WILBRAHAM, MA (WGGB/WSHM) - Cases of measles are now reported to be at their highest levels in 25 years, this as a pediatric patient in Wilbraham is being tested for measles.
It happened on Monday, and a spokesperson for the doctors office in question says they are still waiting for results from the Department of Public Health.
We have reached out to Pediatric and Adolescent Medicine in Wilbraham.
The practice posted on their Facebook page Monday about the patient being tested for a number of illnesses, including measles.
As you can imagine, the post generated a tremendous amount of reaction, including much concern from parents.
Monday's post from the Pediatric and Adolescent Medicine office in Wilbraham notified families that a patient was seen in for a rash.
Measles was one of several possible diagnoses.
After much response, many from concerned parents, Dr. Amy Kasper, who was working in that office Monday when the child came in, responded, and shared her comments with Western Mass News, stating:
"First, the child in question was vaccinated. Secondly, the normal questions that we ask parents, regarding children with rashes when booking an appointment, did not give us information that would have given us cause for concern before they ever came in the door."
Dr. John Kelley of Redwood Pediatrics in East Longmeadow has no connection with the Wilbraham office, however.
"I have never seen a cases of measles," Dr. Kelley tells us. "Neither in my training or since I've been in practice."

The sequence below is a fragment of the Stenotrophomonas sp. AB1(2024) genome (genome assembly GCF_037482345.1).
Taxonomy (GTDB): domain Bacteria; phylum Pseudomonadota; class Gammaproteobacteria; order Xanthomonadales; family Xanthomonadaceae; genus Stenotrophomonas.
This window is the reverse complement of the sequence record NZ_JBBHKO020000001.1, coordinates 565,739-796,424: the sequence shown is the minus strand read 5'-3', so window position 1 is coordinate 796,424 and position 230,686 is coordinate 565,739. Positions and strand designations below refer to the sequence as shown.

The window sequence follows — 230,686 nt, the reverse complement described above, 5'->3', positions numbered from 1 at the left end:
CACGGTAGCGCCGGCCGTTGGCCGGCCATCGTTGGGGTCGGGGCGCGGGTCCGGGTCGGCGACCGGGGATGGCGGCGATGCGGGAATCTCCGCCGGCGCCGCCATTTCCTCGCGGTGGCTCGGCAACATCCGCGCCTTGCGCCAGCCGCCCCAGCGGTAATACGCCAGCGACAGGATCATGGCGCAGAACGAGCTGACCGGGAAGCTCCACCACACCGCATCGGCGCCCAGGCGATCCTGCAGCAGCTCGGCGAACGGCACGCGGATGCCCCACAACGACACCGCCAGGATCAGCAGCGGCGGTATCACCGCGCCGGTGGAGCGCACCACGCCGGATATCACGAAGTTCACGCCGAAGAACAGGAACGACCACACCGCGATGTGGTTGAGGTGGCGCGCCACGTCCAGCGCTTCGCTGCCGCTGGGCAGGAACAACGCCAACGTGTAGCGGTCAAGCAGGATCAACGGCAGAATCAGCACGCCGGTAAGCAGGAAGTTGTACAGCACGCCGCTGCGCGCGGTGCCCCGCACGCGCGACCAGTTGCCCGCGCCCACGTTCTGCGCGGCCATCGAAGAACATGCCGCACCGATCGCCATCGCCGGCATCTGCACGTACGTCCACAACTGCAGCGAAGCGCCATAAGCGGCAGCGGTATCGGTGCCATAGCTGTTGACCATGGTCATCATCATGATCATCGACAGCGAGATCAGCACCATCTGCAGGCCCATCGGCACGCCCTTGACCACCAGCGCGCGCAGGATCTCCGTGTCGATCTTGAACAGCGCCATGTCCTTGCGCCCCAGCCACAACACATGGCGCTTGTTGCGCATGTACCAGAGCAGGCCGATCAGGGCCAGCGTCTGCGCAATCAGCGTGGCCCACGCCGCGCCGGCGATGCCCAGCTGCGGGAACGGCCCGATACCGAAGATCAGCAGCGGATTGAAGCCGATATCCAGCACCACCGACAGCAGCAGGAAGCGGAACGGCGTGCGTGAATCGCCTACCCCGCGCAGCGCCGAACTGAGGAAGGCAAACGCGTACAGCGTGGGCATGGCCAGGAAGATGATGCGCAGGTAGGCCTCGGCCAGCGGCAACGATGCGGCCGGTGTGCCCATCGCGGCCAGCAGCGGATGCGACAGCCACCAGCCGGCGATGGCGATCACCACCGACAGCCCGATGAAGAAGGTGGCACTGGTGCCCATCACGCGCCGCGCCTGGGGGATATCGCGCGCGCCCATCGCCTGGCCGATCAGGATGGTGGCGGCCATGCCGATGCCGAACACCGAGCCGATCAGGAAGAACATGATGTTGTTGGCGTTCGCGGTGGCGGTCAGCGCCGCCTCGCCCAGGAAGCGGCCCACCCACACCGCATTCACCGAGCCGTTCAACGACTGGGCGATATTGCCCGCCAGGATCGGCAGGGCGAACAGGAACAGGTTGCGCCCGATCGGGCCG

The same holds true for many physicians today.
The numbers of cases has dwindled so much in the U.S., that, in 2000, the CDC declared it eliminated, however.
There's been a new resurgence, the CDC reporting 626 cases in twenty-two states.
Dr. Kelley says it's on every parent's mind.
"Lot of conversations," stated Dr. Kelley. "In the last hour, I've had two six-month-old babies in for a check up, and both parents asked me about that."
Measles can start with cold-like symptoms.
"The kicker there is that," says Dr. Kelley. "Within four days of the onset of that, they'll start to have that classic-looking rash."
Now, he says, is a good time to remind parents to get their children vaccinated.
"Those that get measles," added Dr. Kelley. "One out of a thousand will develop something called encephalitis, and can die from it. It's inflammation in the brain and they die from it."
Back at Pediatric and Adolescent Medicine, Dr. Kasper is hoping to reassure parents, saying:
"Current CDC protocols state that the measles virus can live in the air for two hours. We closed down the waiting room that the child was in for four hours, as well as the entire side of the building that the child was seen on for the rest of the day."
The Wilbraham practice says it immediately notified the Department of Public Health, which is protocol.
The D.O.H. says, right now, there is one confirmed measles case in the greater Boston area, and, just this afternoon, New York City Health officials report sixty-one new cases since last week.
If confirmed by the CDC, that would make it the worst year for measles since 1994.